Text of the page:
You can see the leg blank that is oversized I ripped the sides and use my flush trim saw to clean them up. 

You can see the leg blank that is oversized I ripped the sides and use my flush trim saw to clean them up. 

ATTACHED THE FACE-FRAMES

Yesterday I cut all the face frames for the plywood panels and today it was tyime to attach them. I used 1 1/4" brads from my brad gun and wood glue to attach them.

Each side of the panels were receiving them so  I placed them on the panels and added the glue and then nailed them in place. I also needed to start cleaning them up because I needed to fill all the brad indents by using a special filler just for this task. I also needed a way to make the miter joints look a little tighter (they always seem to move a hair when the glue is setting, the gap always seems bigger than it is because the 45 degree angle compounds the gap so it looks like the grand canyon,so I i used a method that a lot of woodworkers are familiar with, but more on that in a second.

I just added the glue and brad nails, waiting on the glue to set up.

I just added the glue and brad nails, waiting on the glue to set up.

Doing a dry fit of the face frames, next to add the glue.

Doing a dry fit of the face frames, next to add the glue.

Here is the front side of the panels, still have alot of work to do but they are starting to take shape.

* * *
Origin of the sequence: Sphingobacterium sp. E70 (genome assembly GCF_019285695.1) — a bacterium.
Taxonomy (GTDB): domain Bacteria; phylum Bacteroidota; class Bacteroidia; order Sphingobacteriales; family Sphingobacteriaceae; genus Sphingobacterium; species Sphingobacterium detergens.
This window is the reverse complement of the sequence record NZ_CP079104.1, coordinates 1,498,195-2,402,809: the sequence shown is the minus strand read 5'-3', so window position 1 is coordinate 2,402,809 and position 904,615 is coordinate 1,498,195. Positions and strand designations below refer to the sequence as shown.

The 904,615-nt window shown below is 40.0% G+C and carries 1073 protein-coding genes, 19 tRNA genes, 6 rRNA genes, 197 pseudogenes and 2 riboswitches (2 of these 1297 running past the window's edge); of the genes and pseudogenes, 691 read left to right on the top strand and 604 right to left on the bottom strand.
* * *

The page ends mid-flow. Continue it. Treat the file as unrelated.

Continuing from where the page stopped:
Here is the front side of the panels, still have alot of work to do but they are starting to take shape.

This is the back side og the panels, I will be adding chalkboard paint and corkboard, later in the project

This is the back side og the panels, I will be adding chalkboard paint and corkboard, later in the project

MITER JOINT TIPS/TRICKS

Sometimes when you make miter joints you try so hard to make sure that joints line up to make it look like the wood corners around the project seamlessly, but despite your best efforts and your attention to detail you find yourself with the smallest of gaps but it looks like you could drive a bus through the gap. So a while ago I specifically solicited advise from fellow woodworkers what they do in this situation and the one that I like the most is this.

Sawdust Paste

Whenever you cut wood by either ripping or crosscutting the boards keep the sawdust that you generate because if you mix that sawdust with wood-glue you can use it to fill in them little gaps that you have. So I got in the habit of bagging sawdust and keeping it for occasions such as this, espicially hardwoods such as oak or maple, but on this occasion its pine.

Below are pictures of me applying the paste , I will need to come back to the miter joints tomorrow and cleaning them up so the gap totally disappears.

Here is my little set-up. The sawdust is in the plastic container, my glue bot and a scrap piece of plywood to do my mixing.

Here is my little set-up. The sawdust is in the plastic container, my glue bot and a scrap piece of plywood to do my mixing.

Here is the joint after I have applied the wood paste, i will clean it up tomorrow.

Here is the joint after I have applied the wood paste, i will clean it up tomorrow.

If you would like to learn more about this process I found a useful article in Popular Mechanics explaining it

Tomorrow I will be cleaing up the face frames by sanding them, I will also be cutting some of the biscuits slots so I can attach the legs to the plywood panels.

Until then, Take Care